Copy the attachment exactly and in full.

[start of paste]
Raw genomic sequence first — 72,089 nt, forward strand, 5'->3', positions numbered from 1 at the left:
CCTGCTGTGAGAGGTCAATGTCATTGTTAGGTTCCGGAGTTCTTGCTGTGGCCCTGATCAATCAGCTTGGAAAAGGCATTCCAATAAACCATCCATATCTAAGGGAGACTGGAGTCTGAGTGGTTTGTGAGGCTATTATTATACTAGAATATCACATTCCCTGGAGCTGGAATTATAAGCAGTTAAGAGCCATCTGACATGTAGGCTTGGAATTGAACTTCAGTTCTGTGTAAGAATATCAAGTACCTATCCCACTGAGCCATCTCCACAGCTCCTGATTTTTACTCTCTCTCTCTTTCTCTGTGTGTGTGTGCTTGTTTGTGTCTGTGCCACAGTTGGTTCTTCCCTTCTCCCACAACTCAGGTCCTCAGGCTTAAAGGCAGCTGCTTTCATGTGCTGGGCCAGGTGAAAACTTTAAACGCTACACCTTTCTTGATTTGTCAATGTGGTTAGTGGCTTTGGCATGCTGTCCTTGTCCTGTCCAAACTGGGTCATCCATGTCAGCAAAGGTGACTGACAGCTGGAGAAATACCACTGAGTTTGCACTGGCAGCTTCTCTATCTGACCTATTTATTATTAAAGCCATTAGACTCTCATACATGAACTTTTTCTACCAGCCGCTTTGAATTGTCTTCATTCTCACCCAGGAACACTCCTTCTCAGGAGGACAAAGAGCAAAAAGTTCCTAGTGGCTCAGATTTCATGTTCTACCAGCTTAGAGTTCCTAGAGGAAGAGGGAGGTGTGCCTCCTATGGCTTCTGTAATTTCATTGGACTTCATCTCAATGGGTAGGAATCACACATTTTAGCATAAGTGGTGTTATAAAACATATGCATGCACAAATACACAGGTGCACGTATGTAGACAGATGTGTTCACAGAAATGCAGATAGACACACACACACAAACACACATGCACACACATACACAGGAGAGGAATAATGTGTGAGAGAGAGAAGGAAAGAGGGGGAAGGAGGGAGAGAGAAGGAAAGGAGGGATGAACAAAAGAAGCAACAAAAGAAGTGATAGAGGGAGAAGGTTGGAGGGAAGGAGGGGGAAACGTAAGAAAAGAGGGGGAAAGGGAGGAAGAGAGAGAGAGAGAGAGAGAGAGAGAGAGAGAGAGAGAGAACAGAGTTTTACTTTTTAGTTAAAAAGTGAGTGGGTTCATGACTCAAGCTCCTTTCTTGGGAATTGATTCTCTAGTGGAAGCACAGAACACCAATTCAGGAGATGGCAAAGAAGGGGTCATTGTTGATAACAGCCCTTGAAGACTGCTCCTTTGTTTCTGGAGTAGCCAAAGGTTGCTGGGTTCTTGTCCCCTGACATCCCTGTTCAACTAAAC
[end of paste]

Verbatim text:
Raw genomic sequence first — 72,089 nt, forward strand, 5'->3', positions numbered from 1 at the left:
CCTGCTGTGAGAGGTCAATGTCATTGTTAGGTTCCGGAGTTCTTGCTGTGGCCCTGATCAATCAGCTTGGAAAAGGCATTCCAATAAACCATCCATATCTAAGGGAGACTGGAGTCTGAGTGGTTTGTGAGGCTATTATTATACTAGAATATCACATTCCCTGGAGCTGGAATTATAAGCAGTTAAGAGCCATCTGACATGTAGGCTTGGAATTGAACTTCAGTTCTGTGTAAGAATATCAAGTACCTATCCCACTGAGCCATCTCCACAGCTCCTGATTTTTACTCTCTCTCTCTTTCTCTGTGTGTGTGTGCTTGTTTGTGTCTGTGCCACAGTTGGTTCTTCCCTTCTCCCACAACTCAGGTCCTCAGGCTTAAAGGCAGCTGCTTTCATGTGCTGGGCCAGGTGAAAACTTTAAACGCTACACCTTTCTTGATTTGTCAATGTGGTTAGTGGCTTTGGCATGCTGTCCTTGTCCTGTCCAAACTGGGTCATCCATGTCAGCAAAGGTGACTGACAGCTGGAGAAATACCACTGAGTTTGCACTGGCAGCTTCTCTATCTGACCTATTTATTATTAAAGCCATTAGACTCTCATACATGAACTTTTTCTACCAGCCGCTTTGAATTGTCTTCATTCTCACCCAGGAACACTCCTTCTCAGGAGGACAAAGAGCAAAAAGTTCCTAGTGGCTCAGATTTCATGTTCTACCAGCTTAGAGTTCCTAGAGGAAGAGGGAGGTGTGCCTCCTATGGCTTCTGTAATTTCATTGGACTTCATCTCAATGGGTAGGAATCACACATTTTAGCATAAGTGGTGTTATAAAACATATGCATGCACAAATACACAGGTGCACGTATGTAGACAGATGTGTTCACAGAAATGCAGATAGACACACACACACAAACACACATGCACACACATACACAGGAGAGGAATAATGTGTGAGAGAGAGAAGGAAAGAGGGGGAAGGAGGGAGAGAGAAGGAAAGGAGGGATGAACAAAAGAAGCAACAAAAGAAGTGATAGAGGGAGAAGGTTGGAGGGAAGGAGGGGGAAACGTAAGAAAAGAGGGGGAAAGGGAGGAAGAGAGAGAGAGAGAGAGAGAGAGAGAGAGAGAGAGAGAGAACAGAGTTTTACTTTTTAGTTAAAAAGTGAGTGGGTTCATGACTCAAGCTCCTTTCTTGGGAATTGATTCTCTAGTGGAAGCACAGAACACCAATTCAGGAGATGGCAAAGAAGGGGTCATTGTTGATAACAGCCCTTGAAGACTGCTCCTTTGTTTCTGGAGTAGCCAAAGGTTGCTGGGTTCTTGTCCCCTGACATCCCTGTTCAACTAAAC